Topic: Energy and Environment

Free Market Recycling

Environmentalists often assume that free markets work against their goals. But the market is the best friend of the natural world because it generates constant pressure to innovate, to cut costs, and to use resources efficiently. The price system prompts consumers and businesses to minimize consumption of dwindling resources. To ease California’s water problems, for example, we need markets not regulatory controls.

The Wall Street Journal today has a pair of stories on scrap metal recycling:

Waste has long been a major U.S. export, providing material to be melted in foreign steel mills or made into new paper products. But the strength of the dollar has made American waste pricier abroad, cutting demand…

… That has been hard on the network of waste dealers and scrap gatherers who are the backbone of the industry. Bob Hooper, who goes by Hoop, finds discarded metal on curbs and in dumpsters around Pittsburgh and carries it to scrapyards in a rusting Chevy pickup with a bungee cord to keep the driver’s door shut.

… On a recent day, he hauled in more than 1,000 pounds of scrap, including two discarded refrigerators, a water heater and a broken microwave buried in egg shells and other moist trash. After gasoline expenses, he netted about $80.

From a related story in today’s Journal:

Wherever he goes in his Chevy pickup, Bob “Hoop” Hooper scans for discarded metal—a mangled bike, a broken microwave, even a beer can. “That’s like the No. 1 rule of scrapping,” Mr. Hooper, 48 years old, explained recently. “Don’t pass up metal.”

Scrapping—gathering metal and selling it to scrap dealers—is a tough job, involving excavations inside dumpsters, forays into dangerous neighborhoods and, lately, falling metal prices.

… Most mornings he hits the road around 9 a.m., and by late afternoon has filled the back of his pickup and earned anywhere from $40 to several hundred dollars at scrapyards. In the evening, he dismantles appliances and sorts valuable metals like copper and brass into plastic buckets. “It gives me something to do while I’m watching TV,” he said.

One regular stop is a housing complex with 31 dumpsters. On a recent morning, he found an umbrella and a mop in one. “It don’t seem like much, but as long as you’re getting something from every stop, it piles up,” he said.

Green groups often confer awards on politicians who press for more control over markets. But they should instead champion people like Bob Hooper. He is devoting his career to recycling, which is helping to reduce landfill waste. His work also boosts the economy, which we know because he is earning a net return in the marketplace.

Bob Hooper has a dirty job, but he is creating a cleaner environment the market-based way.

Spin Cycle: Whither the Hiatus

The Spin Cycle is a reoccurring feature based upon just how much the latest weather or climate story, policy pronouncement, or simply poo-bah blather spins the truth. Statements are given a rating between 1-5 spin cycles, with less cycles meaning less spin. For a more in-depth description, visit the inaugural edition.

Today’s press buzz is about a new paper appearing in this week’s Science magazine which concludes that the “hiatus” in global warming is but a byproduct of bad data. The paper, “Possible artifacts of data biases in the recent global surface warming hiatus,” was authored by a research team led by Director of the National Oceanic and Atmospheric Administration’s National Climatic Data Center, Dr. Thomas Karl. Aside from missing the larger point—that the relevant question is not whether the earth is warming, but why it’s warming so much slower than the computer model projections—the paper’s conclusions have been well-run through the spin cycle.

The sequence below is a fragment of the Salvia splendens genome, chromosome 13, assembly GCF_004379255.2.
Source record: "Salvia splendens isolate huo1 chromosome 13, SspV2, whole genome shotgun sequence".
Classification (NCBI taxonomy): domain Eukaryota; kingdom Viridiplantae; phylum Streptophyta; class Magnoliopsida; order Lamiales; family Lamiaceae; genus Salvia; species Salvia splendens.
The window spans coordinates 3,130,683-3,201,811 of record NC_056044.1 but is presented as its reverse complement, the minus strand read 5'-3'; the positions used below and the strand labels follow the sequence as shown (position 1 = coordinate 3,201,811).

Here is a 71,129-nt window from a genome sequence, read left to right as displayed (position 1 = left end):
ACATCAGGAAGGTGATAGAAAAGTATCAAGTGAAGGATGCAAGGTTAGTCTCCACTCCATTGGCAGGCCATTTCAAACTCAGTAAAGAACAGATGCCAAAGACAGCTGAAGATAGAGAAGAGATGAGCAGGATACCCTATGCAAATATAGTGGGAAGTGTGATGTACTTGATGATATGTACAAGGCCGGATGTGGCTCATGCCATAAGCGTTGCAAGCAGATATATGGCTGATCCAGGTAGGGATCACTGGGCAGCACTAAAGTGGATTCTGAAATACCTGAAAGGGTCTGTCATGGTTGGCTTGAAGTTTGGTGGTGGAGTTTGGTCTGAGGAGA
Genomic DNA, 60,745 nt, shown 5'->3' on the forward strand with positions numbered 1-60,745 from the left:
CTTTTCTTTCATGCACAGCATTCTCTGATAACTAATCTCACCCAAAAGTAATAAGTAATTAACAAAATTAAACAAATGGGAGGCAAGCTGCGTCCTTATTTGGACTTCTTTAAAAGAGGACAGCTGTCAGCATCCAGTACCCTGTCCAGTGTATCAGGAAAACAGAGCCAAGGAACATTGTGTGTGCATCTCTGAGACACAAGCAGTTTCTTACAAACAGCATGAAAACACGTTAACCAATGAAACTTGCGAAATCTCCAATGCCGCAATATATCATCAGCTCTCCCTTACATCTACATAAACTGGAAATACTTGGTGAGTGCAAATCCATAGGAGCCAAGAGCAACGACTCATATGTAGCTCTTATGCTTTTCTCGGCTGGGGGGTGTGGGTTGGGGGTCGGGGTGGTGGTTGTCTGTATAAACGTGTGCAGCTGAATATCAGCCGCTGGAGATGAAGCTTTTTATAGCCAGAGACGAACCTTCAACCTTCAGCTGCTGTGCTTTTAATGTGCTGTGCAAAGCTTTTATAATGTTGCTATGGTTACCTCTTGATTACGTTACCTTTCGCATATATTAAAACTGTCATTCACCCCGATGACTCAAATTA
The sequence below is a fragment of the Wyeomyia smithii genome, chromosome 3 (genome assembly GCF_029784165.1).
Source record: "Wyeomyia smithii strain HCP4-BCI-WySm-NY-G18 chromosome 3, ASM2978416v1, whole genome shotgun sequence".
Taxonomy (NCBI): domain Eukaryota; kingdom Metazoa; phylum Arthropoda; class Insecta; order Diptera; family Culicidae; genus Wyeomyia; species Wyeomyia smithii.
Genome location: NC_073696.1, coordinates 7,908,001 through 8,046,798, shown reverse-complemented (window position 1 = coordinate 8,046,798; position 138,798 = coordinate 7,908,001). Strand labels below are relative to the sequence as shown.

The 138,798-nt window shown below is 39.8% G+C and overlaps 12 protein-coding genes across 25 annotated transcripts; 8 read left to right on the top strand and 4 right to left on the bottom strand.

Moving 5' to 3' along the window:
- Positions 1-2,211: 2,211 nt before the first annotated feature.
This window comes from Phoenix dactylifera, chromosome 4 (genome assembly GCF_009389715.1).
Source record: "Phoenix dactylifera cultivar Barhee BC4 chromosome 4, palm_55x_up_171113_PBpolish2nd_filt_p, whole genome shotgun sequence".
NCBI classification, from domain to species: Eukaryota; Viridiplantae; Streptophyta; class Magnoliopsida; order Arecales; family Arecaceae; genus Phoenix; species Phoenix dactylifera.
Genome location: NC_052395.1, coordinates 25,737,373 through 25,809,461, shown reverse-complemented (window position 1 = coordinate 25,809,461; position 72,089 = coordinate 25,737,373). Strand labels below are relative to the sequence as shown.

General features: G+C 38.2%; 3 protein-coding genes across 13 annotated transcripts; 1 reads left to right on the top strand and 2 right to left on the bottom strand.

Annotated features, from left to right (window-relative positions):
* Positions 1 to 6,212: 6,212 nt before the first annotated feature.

The spin was largely conducted by the American Association for the Advancement of Science (AAAS), publisher of Science magazine, through its embargo campaign and the courting of major science writers in the media before the article had been made available to the general public (and other scientists). Given the obvious weaknesses in the new paper (see below and here, for starters), there seems the potential for more trouble at Science—something that Editor-in-Chief Marcia McNutt is up to her eyeballs with already.

One major problem with the new Karl and colleagues paper is that the headline-making finding turns out not even to be statistically significant at the standard scientific level—that is, having a less than 1-in-20 chance of being due to chance (unexplained processes) alone.

Instead, the results are reported as being “statistically significant” if they have less than a 1-in-10 chance of being caused by randomness.

More and more we are seeing lax statistical testing being applied in high profile papers (see here and here for recent examples). This tendency is extremely worrisome, as at the same time, the validity of large portions of the scientific literature is being questioned on the basis of (flawed) methodological design and poor application and interpretation of statistics. An illuminating example of how easily poor statistics can make it into the scientific literature and produce a huge influence on the media was given last week in the backstory of a made-up paper claiming eating chocolate could enhance weight loss efforts.

But, as the Karl et al. paper (as well as the other recent papers linked above) shows, some climate scientists are pushing forward with less than robust results anyway.

Why? Here’s a possible clue.

Recall an op-ed in the New York Times a few months back by Naomi Oreskes titled “Playing Dumb on Climate Change.” In it, Oreskes, a science historian (and author of the conspiratorial Merchants of Doubt) argued that since climate change was such an urgent problem, we shouldn’t have to apply the same 1-in-20 set of rigorous statistics to the result—it is slowing down the push for action. Climate scientists, Oreskes argued, were being too conservative in face of a well-known threat and therefore, “lowering the burden of proof” should be acceptable.

Is There No “Hiatus” in Global Warming After All?

A new paper posted today on ScienceXpress (from Science magazine), by Thomas Karl, Director of NOAA’s Climate Data Center, and several co-authors[1], that seeks to disprove the “hiatus” in global warming prompts many serious scientific questions.